July 18, 2019

WHAT’S ON SECOND? The Japanese are Coming, Part II

November 19, 2007 by · Leave a Comment 

As was mentioned in Part I, over 600 (664 by my count) players have played in MLB and NPB. Out of that 664, 32 of those have been native born Japanese players. If we break out the numbers by batters and pitchers, we get:

Japanese Pitchers to MLB – 23
Japanese Position Players to MLB – 9
Foreign Pitchers to NPB – 213
Foreign Position Players to NPB – 419

We have a good sample size of players moving to NPB, but rather limited data for players moving from NPB to MLB, especially for position players. Several studies have been done to estimate the difference in ‘quality’ between the two leagues, such as:



and also William McNeil, in his books “Baseball’s Other All-Stars” and “The King of Swat”. All seem to reach the same general conclusions:

1. NPB baseball quality is better than AAA baseball, but less than MLB.
2. Home Runs for batters going from MLB to NPB increase dramatically, and decrease dramatically for batters going from NPB to MLB.

While I plan to have a ‘super-duper’ study completed within the year on NPB quality that will also use U.S. minor league statistics to give an even better sample, for rough estimates I use a “90% of MLB runs” quality factor when creating MLE (Major League Equivalent) statistics for players moving to and from MLB. However, one point that is often missed is that ‘difference in quality’ is not the only factor to consider. Ballpark differences between MLB and NPB are a HUGE factor – so much so that they probably shape the perceptions of Japanese players coming to the U. S. more than any single aspect. The average/neutral NPB stadium is more offense friendly than its MLB counterpart, and MUCH more HR friendly. The average NPB park is 318-319 ft. down the lines, 371-372 ft. in the alleys, and 396 ft to dead center. The averages for MLB are 329, 378, and 402 ft. By my preliminary calculations for the ‘super-duper’ study, a neutral NPB park favors offense by 7% over a neutral MLB park, and favors home runs by a whopping 150%.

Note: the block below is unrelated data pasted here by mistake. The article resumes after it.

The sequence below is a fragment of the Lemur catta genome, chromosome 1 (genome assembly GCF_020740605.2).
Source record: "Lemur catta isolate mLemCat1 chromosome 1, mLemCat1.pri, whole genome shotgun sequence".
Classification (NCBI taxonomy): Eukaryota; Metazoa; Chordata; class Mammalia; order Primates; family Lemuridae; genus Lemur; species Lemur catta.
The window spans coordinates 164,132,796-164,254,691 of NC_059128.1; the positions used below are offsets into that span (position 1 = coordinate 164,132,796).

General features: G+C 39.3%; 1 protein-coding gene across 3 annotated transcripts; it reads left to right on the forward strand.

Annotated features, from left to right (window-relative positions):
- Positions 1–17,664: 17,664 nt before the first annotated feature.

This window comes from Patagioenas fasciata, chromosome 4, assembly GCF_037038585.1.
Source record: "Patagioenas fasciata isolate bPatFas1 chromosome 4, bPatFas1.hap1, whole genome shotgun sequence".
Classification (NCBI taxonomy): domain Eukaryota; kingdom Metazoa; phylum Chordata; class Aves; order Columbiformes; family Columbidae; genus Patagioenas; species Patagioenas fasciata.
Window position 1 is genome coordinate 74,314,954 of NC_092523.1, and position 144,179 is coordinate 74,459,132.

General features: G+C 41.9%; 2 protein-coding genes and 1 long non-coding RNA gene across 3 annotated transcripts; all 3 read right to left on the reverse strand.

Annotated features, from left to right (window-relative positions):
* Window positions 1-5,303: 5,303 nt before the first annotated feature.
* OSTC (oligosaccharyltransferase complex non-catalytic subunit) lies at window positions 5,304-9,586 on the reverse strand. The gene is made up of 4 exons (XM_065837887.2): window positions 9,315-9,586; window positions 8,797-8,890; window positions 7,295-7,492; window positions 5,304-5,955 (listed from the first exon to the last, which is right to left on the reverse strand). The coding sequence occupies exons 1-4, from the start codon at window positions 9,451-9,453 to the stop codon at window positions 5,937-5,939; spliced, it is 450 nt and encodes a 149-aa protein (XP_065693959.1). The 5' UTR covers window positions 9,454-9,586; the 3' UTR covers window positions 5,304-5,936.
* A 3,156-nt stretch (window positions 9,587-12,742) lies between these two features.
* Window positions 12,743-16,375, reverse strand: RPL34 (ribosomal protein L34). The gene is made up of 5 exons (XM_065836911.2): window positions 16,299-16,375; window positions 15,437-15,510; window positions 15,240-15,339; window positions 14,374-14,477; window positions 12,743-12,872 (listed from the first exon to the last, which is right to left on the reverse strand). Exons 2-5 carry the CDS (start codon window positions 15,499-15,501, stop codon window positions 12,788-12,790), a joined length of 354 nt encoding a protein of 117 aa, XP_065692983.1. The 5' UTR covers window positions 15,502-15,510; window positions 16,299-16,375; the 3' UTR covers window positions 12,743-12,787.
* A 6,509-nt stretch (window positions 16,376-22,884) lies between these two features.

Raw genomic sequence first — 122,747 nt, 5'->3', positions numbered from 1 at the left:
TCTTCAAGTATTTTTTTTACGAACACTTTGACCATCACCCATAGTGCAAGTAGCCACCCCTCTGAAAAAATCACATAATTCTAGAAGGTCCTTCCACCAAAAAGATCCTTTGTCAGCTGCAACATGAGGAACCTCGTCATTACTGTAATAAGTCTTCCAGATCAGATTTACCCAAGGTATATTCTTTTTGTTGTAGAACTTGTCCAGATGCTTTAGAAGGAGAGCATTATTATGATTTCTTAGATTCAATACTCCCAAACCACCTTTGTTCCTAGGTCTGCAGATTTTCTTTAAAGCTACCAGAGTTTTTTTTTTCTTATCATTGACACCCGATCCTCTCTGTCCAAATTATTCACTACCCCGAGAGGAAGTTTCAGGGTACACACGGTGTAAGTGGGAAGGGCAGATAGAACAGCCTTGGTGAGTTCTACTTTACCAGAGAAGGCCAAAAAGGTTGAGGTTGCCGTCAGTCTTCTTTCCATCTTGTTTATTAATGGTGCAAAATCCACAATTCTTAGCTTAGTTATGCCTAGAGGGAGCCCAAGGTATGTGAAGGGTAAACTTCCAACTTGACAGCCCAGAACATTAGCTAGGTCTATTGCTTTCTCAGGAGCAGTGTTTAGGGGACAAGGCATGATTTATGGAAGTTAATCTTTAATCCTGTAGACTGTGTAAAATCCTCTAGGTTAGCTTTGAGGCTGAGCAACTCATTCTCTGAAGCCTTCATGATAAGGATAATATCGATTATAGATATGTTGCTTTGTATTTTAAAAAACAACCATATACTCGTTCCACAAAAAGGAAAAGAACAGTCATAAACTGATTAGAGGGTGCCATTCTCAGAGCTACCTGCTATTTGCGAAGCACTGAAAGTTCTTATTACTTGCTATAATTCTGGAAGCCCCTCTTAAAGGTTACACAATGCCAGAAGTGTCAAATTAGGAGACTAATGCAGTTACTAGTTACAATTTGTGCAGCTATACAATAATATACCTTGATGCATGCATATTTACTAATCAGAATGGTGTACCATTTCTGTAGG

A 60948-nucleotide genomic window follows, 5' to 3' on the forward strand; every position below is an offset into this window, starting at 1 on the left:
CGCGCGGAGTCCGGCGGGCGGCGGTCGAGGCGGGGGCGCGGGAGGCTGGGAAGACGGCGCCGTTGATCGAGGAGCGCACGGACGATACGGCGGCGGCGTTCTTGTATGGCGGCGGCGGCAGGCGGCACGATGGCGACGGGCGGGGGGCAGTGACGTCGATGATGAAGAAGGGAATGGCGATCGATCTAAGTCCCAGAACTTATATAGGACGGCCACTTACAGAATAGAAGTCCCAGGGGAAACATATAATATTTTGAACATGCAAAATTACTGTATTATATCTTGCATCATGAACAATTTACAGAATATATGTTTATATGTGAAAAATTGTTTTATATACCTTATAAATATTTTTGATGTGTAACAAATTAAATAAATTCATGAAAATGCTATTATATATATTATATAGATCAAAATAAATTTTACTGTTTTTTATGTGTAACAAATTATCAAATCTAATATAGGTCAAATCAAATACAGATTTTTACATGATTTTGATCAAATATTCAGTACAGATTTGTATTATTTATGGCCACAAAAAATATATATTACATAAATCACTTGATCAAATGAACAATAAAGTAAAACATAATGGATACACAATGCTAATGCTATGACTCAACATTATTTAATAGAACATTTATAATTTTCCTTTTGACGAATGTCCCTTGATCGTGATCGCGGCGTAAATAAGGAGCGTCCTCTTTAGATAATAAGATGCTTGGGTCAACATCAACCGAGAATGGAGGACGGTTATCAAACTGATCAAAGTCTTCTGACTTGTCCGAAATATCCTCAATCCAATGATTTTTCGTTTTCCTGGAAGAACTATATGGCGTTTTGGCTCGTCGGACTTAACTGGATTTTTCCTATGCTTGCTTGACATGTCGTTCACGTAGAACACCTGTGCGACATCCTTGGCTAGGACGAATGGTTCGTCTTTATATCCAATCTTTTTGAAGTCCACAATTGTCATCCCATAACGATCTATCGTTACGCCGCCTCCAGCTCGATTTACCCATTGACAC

To understand what this means for talent evaluation purposes, imagine if MLB teams had played the entire 2007 in NPB parks. A team such as the Yankees that scored 968 Runs would be expected to score 1036 runs, even playing against the SAME LEVEL OF TALENT that they had played against in MLB stadiums. Mike Mussina’s ERA would be expected to be around 5.51 in this alternate reality.

What this means for trying to place statistics into proper context is this:

A. A Japanese pitcher with a 3.00 ERA in Japan would
B. be expected to post a 3.30 ERA in the U. S. based on the level of competition (3.00 x 10% increase due to tougher competition), but
C. pitching in more pitcher friendly MLB parks, his ERA equivalent would actually be 3.07 – almost the same as he posted in Japan!

A. A Japanese batter with 9.0 Runs Created in Japan would
B. be expected to produce 8.1 Runs Created in the U. S. based on the level of competition (9.0 – 10% decrease due to tougher competition), but
C. hitting in more pitcher friendly MLB parks, his Runs Created equivalent would actually be 7.5 Runs Created – much less than he posted in Japan!

Of course, for U. S. pitchers and hitters, the effect is reversed. Former MLB pitchers going to Japan don’t improve by 10%, but instead put up statistics roughly the same as they did against MLB hitters. Former MLB hitters going to Japan don’t show 10% improvement in their statistics, but instead typically show 15 – 20 % improvements.

With this last group, position players going to NPB, comprising almost 2/3rds of the sample of NPB/MLB players historically, and with several well-known examples of ‘marginal’ MLB hitters having great success in Japan (Tuffy Rhodes, Randy Bass, Boomer Wells, Roberto Petragine, Alex Cabrera) the general perception has been that Japanese Baseball is 15 – 20% inferior in quality to MLB. Now you know better!

(BTW, can you name even ONE former MLB pitcher who has had success in Japan? If NPB is so inferior, there should be a bunch, right?) ;>)

In Part III, we’ll finally address the 2008 Japanese players likely to come to the U. S., and guess how they might do.

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